Real Life. Real News. Real Voices.
Help us tell more of the stories that matter from voices that too often remain unheard.
Join HuffPost Plus

Choose Acceptance Over Anger for Your Kids

After an incredibly difficult and emotional divorce (and aren't they all), I came to the conclusion that I did not want to live a life filled with anger.
This post was published on the now-closed HuffPost Contributor platform. Contributors control their own work and posted freely to our site. If you need to flag this entry as abusive, send us an email.

After an incredibly difficult and emotional divorce (and aren't they all), I came to the conclusion that I did not want to live a life filled with anger. The most treasured people in my life, my children, deserved to live with a mother who was happy, calm and peaceful rather than one who was carrying around anger, irritability and tension about a situation that was unchangeable and permanent. The way I found my peace was by acceptance. It is not easy, but it is possible and necessary if you want to nurture your children to find the happiness they deserve and to foster their relationship with the other parent that they deserve.

The first step to acceptance is to recognize that the situation is what it is. You may not like it. It may not be easy. But it is what it is. You are divorced. Your children will now travel between parents. Your financial situation may be less than ideal. But too bad. That's the way it is, and it's up to you to make the best of it. Being angry and resentful will not change the situation, but recognizing it and moving forward will change the way you look at it.

The second step is to recognize that your former spouse is who he/she is. He has not changed, may never change and may never want to change. This is not your problem. Once you recognize that your perceived faults and limitations of this person are most likely going to remain status quo, let go of your expectations and accept what is. I am not saying that you will not have moments of anger or frustration. They should just be situational rather than your way of life.

The third step to acceptance is to take responsibility for your life the way it looks now. My whole life changed because of decisions I did not make. It is very difficult not to be pretty ticked off about that. But when I realized that I, and only I, was in charge of my future, I was able to let go of that ticked off feeling and embrace that I was in control of my future. I knew that there was no going back. There was no changing the situation. The only thing I had control over was how I chose to move forward. No matter how I got where I was (and it was pretty low) no one was going to alter my future but me. That is scary and empowering. Be empowered.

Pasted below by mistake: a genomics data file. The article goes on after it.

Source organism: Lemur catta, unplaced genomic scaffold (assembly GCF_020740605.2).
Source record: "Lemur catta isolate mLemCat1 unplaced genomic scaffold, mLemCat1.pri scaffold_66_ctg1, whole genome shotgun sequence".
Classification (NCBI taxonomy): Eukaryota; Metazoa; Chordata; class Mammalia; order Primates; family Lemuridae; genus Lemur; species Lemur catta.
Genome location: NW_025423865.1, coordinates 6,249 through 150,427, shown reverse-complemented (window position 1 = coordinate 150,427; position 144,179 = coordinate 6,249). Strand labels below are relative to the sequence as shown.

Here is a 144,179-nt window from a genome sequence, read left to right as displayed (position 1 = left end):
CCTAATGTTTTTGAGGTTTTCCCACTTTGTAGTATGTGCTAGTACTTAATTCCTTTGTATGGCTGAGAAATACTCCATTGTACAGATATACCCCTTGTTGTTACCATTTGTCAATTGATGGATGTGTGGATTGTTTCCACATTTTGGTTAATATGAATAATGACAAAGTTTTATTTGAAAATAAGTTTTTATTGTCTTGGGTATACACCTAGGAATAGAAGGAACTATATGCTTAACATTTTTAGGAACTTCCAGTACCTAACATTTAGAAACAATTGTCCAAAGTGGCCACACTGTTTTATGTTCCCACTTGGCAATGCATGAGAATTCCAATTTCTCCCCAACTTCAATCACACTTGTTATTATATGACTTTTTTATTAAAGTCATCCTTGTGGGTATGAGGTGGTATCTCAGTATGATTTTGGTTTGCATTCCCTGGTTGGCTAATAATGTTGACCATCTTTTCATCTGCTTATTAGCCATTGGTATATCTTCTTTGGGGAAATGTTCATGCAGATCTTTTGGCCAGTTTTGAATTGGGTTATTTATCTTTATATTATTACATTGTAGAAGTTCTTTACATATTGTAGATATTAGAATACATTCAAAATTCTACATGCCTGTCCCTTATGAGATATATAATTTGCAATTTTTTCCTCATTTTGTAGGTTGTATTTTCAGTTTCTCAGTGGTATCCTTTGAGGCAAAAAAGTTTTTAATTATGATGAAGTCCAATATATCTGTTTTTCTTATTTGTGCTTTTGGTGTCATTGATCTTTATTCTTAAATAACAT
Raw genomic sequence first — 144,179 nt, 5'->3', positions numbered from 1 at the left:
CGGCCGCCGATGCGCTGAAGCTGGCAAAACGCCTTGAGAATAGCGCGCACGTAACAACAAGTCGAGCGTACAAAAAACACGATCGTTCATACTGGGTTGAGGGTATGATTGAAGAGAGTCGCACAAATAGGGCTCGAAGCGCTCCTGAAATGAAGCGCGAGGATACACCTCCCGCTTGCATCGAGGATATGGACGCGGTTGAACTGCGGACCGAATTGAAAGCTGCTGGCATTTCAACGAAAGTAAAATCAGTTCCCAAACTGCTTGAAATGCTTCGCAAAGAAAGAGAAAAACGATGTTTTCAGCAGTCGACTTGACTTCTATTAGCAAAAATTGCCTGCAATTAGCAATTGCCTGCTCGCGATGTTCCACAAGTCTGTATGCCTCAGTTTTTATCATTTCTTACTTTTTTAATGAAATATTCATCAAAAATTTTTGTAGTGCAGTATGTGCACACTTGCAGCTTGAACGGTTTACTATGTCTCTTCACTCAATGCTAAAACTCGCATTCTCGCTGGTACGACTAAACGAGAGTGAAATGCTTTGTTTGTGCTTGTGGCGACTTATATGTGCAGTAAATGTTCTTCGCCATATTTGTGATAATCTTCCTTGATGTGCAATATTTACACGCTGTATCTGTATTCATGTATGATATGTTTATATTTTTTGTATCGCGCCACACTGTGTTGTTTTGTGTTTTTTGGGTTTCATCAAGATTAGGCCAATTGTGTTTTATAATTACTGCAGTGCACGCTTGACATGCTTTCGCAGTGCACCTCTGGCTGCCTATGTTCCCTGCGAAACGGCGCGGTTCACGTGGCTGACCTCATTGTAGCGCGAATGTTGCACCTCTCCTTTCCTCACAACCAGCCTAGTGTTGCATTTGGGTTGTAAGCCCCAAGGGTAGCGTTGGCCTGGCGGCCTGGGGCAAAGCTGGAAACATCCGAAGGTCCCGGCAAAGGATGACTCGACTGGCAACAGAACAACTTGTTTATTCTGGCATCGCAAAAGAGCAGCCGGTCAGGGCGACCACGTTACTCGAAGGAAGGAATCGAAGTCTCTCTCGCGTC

The fourth step to acceptance is to recognize that your children do not deserve a life filled with anger and conflict between you and your ex. This is not their problem to own, to fix or to endure. Anger is one of the most destructive emotions to relationships, but the harboring of this feeling can and will destroy any ability to communicate effectively and therefore affect all relationships involved, including relationships with the kids. Any decent parent who truly wants the best for their children will find a way to gain perspective and put kids first. This means fostering a loving and healthy relationship between the kids and the other parent. This means allowing the kids to feel free to love, free to spend time with and free to talk about the other parent with no negativity from you. Do not put adult problems on a child. If the other parent disappoints them, the only response you have is this: "I am sorry that happened, did you talk to your mother/father about how you feel?" If the kids have a great time at the other parent's house, your response is this: "I am so glad! Tell me all about it!"

I don't think any of this is easy. I make a conscious effort to continue to feel acceptance And when things come up, it is difficult. But now, when I get angry, I am able to isolate it to the incident at hand and not dredge up all the years of anger and frustration from the past. Letting go of the past and our anger about it often feels unfair. We want to feel validated or compensated for the ways we feel we were wronged. But that is not life, and as all of our parents told is not fair. As parents, we have no right to surround our children with our feelings of anger, resentment and inequity. We have an obligation to be mature adults who accept responsibility for our own situations and surround them with love, joy and peace as best we can.

MORE IN Divorce